GARDINER — Al Nelson retired from the Augusta Fire Department as a battalion chief in 2009 after 25 years with the department. After working as a nurse for a few years, Nelson is back with a fire department, but this time as chief.

“I like nursing. I love the fire service. There’s just a difference there,” Nelson said during an interview Thursday in his new office at Gardiner City Hall.

Nelson, 52, was born in Gardiner and said he’s lived in the city or Pittston on the other side of the river his entire life. For the last three years, Nelson, who lives in Gardiner with his wife, Kate Nelson, has served as an emergency department nurse at the VA Maine Healthcare Systems-Togus. The job in Gardiner was a chance for him to return home and return to the field he loves. Nelson’s first day was Tuesday.

“I’m glad to be here. It’s exciting for me to kind of get back into something I’m passionate about,” he said.

Nelson is replacing another former battalion chief for Augusta, Dan Guimond, who served as Gardiner’s interim chief after Mike Minkowsky left at the end of March for other career opportunities. The city had delayed hiring a permanent fire chief while it hired a consultant to look at reasons for lower-than-expected revenues from its ambulance service, which largely funds the fire department.

The consultant’s report presented at a City Council meeting in April said the city’s revenue projections for its ambulance service had been overly optimistic for several years because of poor billing practices and collection practices that aren’t aggressive enough.


Part of Nelson’s first duties will be evaluating changes the city implemented in response to the report to see if revenues have improved, said City Manager Scott Morelli.

“Obviously that’s going to play a big role in next year’s budget,” Morelli said.

He said the city received about 40 applicants for the chief position and narrowed it down to five for interviews. The search committee members planned to narrow it down further to two or three for a second interview, but Nelson impressed them enough that he was offered the job after the first interview, Morelli said.

Morelli said Nelson, besides being a local resident, impressed the committee because he previously worked for a fire department in the area, has experience as a battalion chief and is a licensed paramedic.

Morelli said Nelson has another task he must tackle: He has to get to know the other seven communities — Chelsea, Dresden, Farmingdale, Litchfield, Pittston, Randolph and West Gardiner — that are part of the city’s ambulance service. He said a longer term goal for Nelson and the department is to look at if it’s possible or realistic to eventually move to a regional fire service.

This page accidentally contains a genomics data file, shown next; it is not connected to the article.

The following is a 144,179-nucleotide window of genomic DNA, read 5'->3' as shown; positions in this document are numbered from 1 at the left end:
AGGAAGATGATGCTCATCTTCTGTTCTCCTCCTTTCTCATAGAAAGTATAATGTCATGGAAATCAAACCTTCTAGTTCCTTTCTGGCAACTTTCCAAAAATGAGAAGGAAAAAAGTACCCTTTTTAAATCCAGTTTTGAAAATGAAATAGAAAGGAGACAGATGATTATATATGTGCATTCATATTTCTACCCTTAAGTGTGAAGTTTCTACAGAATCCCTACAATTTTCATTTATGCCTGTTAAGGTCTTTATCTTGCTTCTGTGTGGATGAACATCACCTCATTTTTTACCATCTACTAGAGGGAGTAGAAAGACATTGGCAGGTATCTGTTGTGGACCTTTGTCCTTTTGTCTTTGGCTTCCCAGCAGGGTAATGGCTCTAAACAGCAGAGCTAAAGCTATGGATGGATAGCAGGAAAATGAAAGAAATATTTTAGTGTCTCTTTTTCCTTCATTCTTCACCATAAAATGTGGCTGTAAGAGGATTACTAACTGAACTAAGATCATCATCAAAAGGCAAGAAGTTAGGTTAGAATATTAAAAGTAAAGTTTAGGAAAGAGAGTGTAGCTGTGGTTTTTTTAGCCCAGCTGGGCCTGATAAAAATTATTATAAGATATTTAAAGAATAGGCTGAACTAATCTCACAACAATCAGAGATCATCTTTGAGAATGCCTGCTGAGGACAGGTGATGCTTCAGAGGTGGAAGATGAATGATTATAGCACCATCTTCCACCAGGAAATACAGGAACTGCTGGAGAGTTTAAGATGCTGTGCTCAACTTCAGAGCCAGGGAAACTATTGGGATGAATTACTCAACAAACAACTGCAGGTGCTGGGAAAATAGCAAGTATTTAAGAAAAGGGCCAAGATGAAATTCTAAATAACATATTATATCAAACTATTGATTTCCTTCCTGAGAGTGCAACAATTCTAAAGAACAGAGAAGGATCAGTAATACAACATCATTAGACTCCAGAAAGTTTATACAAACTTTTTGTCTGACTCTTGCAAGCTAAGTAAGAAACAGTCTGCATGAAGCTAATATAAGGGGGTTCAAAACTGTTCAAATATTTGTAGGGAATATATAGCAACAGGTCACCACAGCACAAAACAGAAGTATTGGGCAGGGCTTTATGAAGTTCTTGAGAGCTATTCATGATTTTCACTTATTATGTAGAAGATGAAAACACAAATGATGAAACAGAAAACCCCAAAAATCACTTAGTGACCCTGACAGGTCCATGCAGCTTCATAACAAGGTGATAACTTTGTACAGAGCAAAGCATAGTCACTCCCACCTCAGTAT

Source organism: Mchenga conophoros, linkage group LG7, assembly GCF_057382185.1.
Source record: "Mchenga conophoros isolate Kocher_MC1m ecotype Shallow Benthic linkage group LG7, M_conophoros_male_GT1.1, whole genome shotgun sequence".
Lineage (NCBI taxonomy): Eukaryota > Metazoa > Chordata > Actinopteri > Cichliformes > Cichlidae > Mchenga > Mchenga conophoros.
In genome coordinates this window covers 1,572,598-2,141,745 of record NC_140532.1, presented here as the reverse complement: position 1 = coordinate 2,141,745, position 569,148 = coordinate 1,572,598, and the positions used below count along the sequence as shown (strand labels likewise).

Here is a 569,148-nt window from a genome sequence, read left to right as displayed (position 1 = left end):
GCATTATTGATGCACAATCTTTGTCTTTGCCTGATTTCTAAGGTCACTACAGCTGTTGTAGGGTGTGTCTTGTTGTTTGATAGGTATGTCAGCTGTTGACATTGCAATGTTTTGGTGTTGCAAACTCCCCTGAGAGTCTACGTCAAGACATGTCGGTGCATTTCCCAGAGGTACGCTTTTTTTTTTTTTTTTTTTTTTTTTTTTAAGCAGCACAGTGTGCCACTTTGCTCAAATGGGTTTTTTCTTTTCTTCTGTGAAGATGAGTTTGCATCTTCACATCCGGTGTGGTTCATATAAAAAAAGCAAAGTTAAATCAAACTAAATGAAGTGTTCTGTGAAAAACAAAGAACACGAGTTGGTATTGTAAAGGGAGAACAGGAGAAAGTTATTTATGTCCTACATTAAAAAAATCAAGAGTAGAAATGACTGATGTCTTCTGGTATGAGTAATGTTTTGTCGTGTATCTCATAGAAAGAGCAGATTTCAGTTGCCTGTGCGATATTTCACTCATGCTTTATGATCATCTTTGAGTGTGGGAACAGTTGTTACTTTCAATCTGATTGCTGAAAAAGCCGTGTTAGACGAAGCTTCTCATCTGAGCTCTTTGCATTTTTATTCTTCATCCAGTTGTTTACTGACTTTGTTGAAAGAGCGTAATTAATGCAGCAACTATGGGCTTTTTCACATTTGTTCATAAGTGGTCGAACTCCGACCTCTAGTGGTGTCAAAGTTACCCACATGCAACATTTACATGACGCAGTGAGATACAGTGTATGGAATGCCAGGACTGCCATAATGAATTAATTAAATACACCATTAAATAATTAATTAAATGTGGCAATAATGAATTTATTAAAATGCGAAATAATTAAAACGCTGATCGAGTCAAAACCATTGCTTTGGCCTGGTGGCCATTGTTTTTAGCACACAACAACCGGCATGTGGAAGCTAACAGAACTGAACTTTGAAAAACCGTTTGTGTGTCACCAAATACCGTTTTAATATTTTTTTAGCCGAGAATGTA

There are several other fire departments in a small radius around Gardiner, but it’s one of the few full-time departments in the region. Most of the others are volunteer departments.


Nelson said his first goal is work on the relationships between Gardiner and the other departments.

He said he thinks some kind of regional fire service model is possible at some point in the future, but that would require a lot of talking and planning among the departments. Mid-Atlantic states such as Maryland and Virginia have embraced regional departments as a way to save money without sacrificing service, he said.

“If you look at your surrounding departments here — your West Gardiner, Farmingdale, Randolph, Pittston — these are all well-established, community fire departments, and people that belong to those departments have a lot of ownership and pride in their departments. When you start talking regionalization, there’s loss,” Nelson said.

“You’ve got to consider that personal side of it,” he added. “It can’t only be punching numbers, so there has to be a lot of talk and negotiation.”

Nelson said it’s important to build trust among the communities and the fire departments first. He plans to start by finding ways to make the different departments’ operations more consistent, possibly by doing shared training.

Another key issue Nelson plans to look at immediately is the mutual aid agreements with other communities. He said he would like to establish automatic response agreements with Augusta and Togus, two other full-time departments in the area.


“Eventually — and eventually may be five, ten years, I don’t know — eventually the economics is going to force it to happen,” Nelson said of regionalization. “If it gets forced, nobody’s going to be happy. Not one person involved is going to be happy.”

Paul Koenig — 621-5663

Twitter: @paul_koenig

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